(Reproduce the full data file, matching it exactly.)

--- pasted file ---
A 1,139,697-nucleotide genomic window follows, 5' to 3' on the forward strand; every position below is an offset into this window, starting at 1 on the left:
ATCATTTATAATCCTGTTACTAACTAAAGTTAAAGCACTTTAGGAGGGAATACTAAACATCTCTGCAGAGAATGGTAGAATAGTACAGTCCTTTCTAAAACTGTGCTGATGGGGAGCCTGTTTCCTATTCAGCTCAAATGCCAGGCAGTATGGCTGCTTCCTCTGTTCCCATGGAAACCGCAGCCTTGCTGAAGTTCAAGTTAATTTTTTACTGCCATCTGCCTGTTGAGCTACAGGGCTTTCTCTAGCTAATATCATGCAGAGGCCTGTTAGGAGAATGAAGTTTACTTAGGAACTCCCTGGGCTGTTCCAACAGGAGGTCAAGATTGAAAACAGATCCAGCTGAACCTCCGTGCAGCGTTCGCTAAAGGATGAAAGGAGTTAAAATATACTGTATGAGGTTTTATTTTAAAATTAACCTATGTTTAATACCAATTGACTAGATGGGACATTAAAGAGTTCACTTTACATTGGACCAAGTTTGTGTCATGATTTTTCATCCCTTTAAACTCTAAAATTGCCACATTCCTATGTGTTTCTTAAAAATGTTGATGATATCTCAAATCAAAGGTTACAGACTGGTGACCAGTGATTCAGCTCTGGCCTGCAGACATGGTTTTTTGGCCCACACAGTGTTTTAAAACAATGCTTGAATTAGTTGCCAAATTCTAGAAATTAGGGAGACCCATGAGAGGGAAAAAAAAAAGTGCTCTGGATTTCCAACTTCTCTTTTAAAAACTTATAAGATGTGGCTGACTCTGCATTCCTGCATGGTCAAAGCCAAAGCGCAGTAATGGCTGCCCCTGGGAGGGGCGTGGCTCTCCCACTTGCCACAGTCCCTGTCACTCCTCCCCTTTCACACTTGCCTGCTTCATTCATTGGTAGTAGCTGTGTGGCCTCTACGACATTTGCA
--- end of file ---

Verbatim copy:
A 1,139,697-nucleotide genomic window follows, 5' to 3' on the forward strand; every position below is an offset into this window, starting at 1 on the left:
ATCATTTATAATCCTGTTACTAACTAAAGTTAAAGCACTTTAGGAGGGAATACTAAACATCTCTGCAGAGAATGGTAGAATAGTACAGTCCTTTCTAAAACTGTGCTGATGGGGAGCCTGTTTCCTATTCAGCTCAAATGCCAGGCAGTATGGCTGCTTCCTCTGTTCCCATGGAAACCGCAGCCTTGCTGAAGTTCAAGTTAATTTTTTACTGCCATCTGCCTGTTGAGCTACAGGGCTTTCTCTAGCTAATATCATGCAGAGGCCTGTTAGGAGAATGAAGTTTACTTAGGAACTCCCTGGGCTGTTCCAACAGGAGGTCAAGATTGAAAACAGATCCAGCTGAACCTCCGTGCAGCGTTCGCTAAAGGATGAAAGGAGTTAAAATATACTGTATGAGGTTTTATTTTAAAATTAACCTATGTTTAATACCAATTGACTAGATGGGACATTAAAGAGTTCACTTTACATTGGACCAAGTTTGTGTCATGATTTTTCATCCCTTTAAACTCTAAAATTGCCACATTCCTATGTGTTTCTTAAAAATGTTGATGATATCTCAAATCAAAGGTTACAGACTGGTGACCAGTGATTCAGCTCTGGCCTGCAGACATGGTTTTTTGGCCCACACAGTGTTTTAAAACAATGCTTGAATTAGTTGCCAAATTCTAGAAATTAGGGAGACCCATGAGAGGGAAAAAAAAAAGTGCTCTGGATTTCCAACTTCTCTTTTAAAAACTTATAAGATGTGGCTGACTCTGCATTCCTGCATGGTCAAAGCCAAAGCGCAGTAATGGCTGCCCCTGGGAGGGGCGTGGCTCTCCCACTTGCCACAGTCCCTGTCACTCCTCCCCTTTCACACTTGCCTGCTTCATTCATTGGTAGTAGCTGTGTGGCCTCTACGACATTTGCA